Success Stories

One Door Polk
One Door Polk Network partners (from left): Jason Beardon, CEO, Highland Rivers; Sandy Matheson, community liaison, Primary Healthcare Centers; Kathleen Varda, director of Strategy and Business Development, Highland Rivers; Bill Fann, Cedartown city manager; Diana Allen, CEO, Primary Healthcare Centers; and Rhonda Heuer, executive director, Polk Family Connection

The City of Cedartown is positioned to become a model throughout Georgia and the nation regarding resourceful combination of key social and health services through the creation of a landmark concept called “One Door Polk Network.”

One Door Polk, established by the City of Cedartown, in collaboration with Floyd Medical Center, Primary Healthcare Centers, Polk Family Connection, Cedartown-Polk County Hospital Authority and Highland Rivers Health, is poised to offer a full spectrum of social services under one roof in the heart of downtown Cedartown.

Planned for location at 424 North Main Street in Cedartown, One Door Polk will occupy the building that will be left vacant by the county’s current hospital, Polk Medical Center. The hospital is slated to move to its new location on US Hwy. 278 in the fall of 2014.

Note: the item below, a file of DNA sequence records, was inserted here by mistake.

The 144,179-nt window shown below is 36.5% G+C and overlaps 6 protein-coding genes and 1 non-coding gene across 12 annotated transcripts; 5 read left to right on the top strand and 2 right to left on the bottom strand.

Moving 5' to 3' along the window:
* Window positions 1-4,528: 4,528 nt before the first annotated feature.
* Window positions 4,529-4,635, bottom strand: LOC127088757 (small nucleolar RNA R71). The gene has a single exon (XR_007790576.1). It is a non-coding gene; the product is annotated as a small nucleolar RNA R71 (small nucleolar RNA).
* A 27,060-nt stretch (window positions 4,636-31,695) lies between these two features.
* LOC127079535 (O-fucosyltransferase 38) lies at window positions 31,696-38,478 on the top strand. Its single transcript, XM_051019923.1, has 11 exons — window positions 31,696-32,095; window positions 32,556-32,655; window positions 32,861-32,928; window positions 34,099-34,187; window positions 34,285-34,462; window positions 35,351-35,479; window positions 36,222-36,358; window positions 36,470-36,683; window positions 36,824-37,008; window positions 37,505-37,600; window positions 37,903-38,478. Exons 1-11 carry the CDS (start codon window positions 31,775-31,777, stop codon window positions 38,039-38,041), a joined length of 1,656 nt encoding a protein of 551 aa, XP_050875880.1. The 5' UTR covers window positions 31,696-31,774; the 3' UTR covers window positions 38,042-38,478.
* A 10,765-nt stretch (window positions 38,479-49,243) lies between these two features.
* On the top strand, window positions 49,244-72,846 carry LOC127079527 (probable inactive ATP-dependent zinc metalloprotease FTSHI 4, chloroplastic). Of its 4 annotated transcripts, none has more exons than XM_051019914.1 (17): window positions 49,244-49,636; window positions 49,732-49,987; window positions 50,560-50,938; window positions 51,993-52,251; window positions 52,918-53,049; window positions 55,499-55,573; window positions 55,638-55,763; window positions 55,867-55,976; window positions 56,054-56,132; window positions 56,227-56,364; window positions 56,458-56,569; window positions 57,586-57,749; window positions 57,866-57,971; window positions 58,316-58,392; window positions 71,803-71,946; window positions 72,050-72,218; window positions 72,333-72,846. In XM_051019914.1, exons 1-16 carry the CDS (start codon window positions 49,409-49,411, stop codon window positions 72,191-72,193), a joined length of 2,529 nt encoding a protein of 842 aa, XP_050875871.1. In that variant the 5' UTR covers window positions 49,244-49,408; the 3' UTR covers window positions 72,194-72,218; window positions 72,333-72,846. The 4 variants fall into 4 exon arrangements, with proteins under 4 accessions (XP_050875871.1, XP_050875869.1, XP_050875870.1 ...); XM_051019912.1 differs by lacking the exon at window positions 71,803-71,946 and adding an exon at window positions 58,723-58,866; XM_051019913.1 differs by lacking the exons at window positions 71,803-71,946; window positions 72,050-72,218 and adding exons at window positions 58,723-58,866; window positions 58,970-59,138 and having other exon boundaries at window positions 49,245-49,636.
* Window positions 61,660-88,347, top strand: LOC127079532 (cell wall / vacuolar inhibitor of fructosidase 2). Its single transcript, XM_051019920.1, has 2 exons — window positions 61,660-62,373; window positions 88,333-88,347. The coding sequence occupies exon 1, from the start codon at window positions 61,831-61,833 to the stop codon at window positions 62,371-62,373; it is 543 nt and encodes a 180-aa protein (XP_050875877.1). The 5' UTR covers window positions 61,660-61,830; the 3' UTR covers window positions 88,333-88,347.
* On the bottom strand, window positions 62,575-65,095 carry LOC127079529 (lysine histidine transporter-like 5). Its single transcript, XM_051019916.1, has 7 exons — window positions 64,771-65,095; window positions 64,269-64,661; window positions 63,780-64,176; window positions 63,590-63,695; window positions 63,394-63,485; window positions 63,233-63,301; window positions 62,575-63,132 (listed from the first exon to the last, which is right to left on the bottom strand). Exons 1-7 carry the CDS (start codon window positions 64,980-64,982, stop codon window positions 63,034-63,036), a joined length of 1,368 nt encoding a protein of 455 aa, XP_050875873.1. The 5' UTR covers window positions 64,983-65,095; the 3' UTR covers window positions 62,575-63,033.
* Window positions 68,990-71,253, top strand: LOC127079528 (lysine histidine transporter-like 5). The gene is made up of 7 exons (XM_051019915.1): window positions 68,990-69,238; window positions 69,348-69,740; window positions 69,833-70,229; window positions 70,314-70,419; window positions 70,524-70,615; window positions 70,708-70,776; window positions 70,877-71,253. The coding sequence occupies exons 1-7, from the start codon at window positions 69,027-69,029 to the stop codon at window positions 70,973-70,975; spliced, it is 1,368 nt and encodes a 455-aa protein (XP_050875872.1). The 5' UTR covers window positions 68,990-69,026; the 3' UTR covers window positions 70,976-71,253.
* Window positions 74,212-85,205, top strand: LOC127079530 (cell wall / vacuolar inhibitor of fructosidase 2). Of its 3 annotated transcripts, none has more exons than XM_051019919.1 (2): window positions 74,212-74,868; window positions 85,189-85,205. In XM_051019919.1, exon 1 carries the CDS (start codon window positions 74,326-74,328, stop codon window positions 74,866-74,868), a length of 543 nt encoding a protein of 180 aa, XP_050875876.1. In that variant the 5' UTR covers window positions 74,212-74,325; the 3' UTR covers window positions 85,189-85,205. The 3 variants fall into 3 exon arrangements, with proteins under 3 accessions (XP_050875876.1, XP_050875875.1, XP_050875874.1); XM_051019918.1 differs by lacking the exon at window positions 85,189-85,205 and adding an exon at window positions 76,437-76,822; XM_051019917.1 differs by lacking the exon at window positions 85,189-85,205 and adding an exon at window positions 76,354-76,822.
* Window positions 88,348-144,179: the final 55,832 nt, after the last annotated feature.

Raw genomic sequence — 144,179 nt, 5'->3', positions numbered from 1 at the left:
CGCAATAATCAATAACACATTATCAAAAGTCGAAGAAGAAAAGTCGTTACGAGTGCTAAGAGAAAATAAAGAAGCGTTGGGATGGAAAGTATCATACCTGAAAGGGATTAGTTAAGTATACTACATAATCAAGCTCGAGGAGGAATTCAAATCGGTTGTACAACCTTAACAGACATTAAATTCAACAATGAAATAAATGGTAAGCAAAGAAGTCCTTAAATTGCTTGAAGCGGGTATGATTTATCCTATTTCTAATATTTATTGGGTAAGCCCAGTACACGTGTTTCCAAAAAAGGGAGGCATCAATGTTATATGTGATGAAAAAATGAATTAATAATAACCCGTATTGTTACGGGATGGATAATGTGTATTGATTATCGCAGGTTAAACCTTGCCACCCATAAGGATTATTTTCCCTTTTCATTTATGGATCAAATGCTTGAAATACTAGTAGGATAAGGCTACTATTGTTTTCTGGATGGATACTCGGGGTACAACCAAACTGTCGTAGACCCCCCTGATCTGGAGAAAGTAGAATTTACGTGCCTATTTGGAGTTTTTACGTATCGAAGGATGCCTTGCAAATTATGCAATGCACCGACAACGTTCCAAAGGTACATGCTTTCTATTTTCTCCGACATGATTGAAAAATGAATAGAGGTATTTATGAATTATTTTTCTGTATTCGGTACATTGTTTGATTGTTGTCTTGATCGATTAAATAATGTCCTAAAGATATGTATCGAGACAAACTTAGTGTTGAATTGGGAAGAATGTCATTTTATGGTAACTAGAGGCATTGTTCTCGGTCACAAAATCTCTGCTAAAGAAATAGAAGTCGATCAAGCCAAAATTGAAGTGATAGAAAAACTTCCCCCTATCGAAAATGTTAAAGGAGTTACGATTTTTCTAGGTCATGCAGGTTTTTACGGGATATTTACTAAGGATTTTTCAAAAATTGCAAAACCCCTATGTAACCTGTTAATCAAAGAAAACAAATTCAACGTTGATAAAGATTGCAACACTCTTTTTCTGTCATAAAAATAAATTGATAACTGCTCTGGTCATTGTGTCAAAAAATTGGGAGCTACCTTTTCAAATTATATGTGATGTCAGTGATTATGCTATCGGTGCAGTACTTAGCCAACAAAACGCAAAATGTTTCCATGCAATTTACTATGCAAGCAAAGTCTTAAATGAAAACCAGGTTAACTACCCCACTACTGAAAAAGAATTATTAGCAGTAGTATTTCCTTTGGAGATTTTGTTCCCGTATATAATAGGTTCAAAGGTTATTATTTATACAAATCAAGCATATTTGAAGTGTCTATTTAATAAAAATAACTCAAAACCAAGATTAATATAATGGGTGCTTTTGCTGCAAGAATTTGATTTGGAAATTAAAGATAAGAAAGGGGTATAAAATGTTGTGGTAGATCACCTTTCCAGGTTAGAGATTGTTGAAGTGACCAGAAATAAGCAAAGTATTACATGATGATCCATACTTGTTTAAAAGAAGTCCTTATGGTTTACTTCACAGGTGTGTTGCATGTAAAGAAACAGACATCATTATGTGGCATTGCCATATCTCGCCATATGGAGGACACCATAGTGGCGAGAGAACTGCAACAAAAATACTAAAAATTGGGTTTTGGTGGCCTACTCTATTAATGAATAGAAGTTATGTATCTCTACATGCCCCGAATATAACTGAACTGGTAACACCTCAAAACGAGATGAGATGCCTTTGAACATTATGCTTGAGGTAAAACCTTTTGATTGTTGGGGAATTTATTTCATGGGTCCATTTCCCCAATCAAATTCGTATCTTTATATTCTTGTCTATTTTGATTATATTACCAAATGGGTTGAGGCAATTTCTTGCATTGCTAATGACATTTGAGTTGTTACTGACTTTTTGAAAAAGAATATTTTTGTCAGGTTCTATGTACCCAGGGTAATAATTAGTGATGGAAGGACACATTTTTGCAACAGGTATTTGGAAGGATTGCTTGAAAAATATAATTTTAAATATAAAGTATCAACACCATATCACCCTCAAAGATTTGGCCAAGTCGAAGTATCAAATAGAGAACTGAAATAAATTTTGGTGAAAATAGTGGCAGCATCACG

Polk involved in Child Abuse Prevention Month, vigil set for April 23

by Agnes Hagin

Child Abuse Awareness MonthPhoto by Agnes Hagin, Polk Standard JournalChild Abuse Awareness Month
Rhonda Heuer of Polk Family Council, middle, accepts proclamation from Chairman Marshelle Thaxton of the Polk County Board of Commissioners after the group declared April as Child Abuse Awareness Month. Standing left is Jennifer Hulsey, a local advocate

 

Polk County Takes on Grade Level Reading Challenge with Multi-Faceted Strategy

January 20 2014 –
Countless studies have shown that reading proficiency by third grade is the most significant predictor of high-school graduation and career success. Not one of the most—the most. It is at this crucial juncture in elementary school when a child transitions from learning to read to reading to learn, and if the student isn’t reading on grade level before entering the fourth grade, the consequences can be long term and significant. In Georgia, that translates to nearly 70 percent of students who are at risk of failing or dropping out of school.

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Eleven Family Connection Collaboratives Team up to Improve Indicators of Child and Family Well-Being

October 01 2013 –
Diana St. Lifer

Low birthweight, childhood obesity, and a literacy gap are serious threats to the well-being of Georgia’s families and children. Recognizing the impact these pressing issues have on the state’s health, safety, and ability to prosper, Georgia Family Connection Partnership has launched three initiatives dedicated to developing and implementing strategies that address these key indicators.

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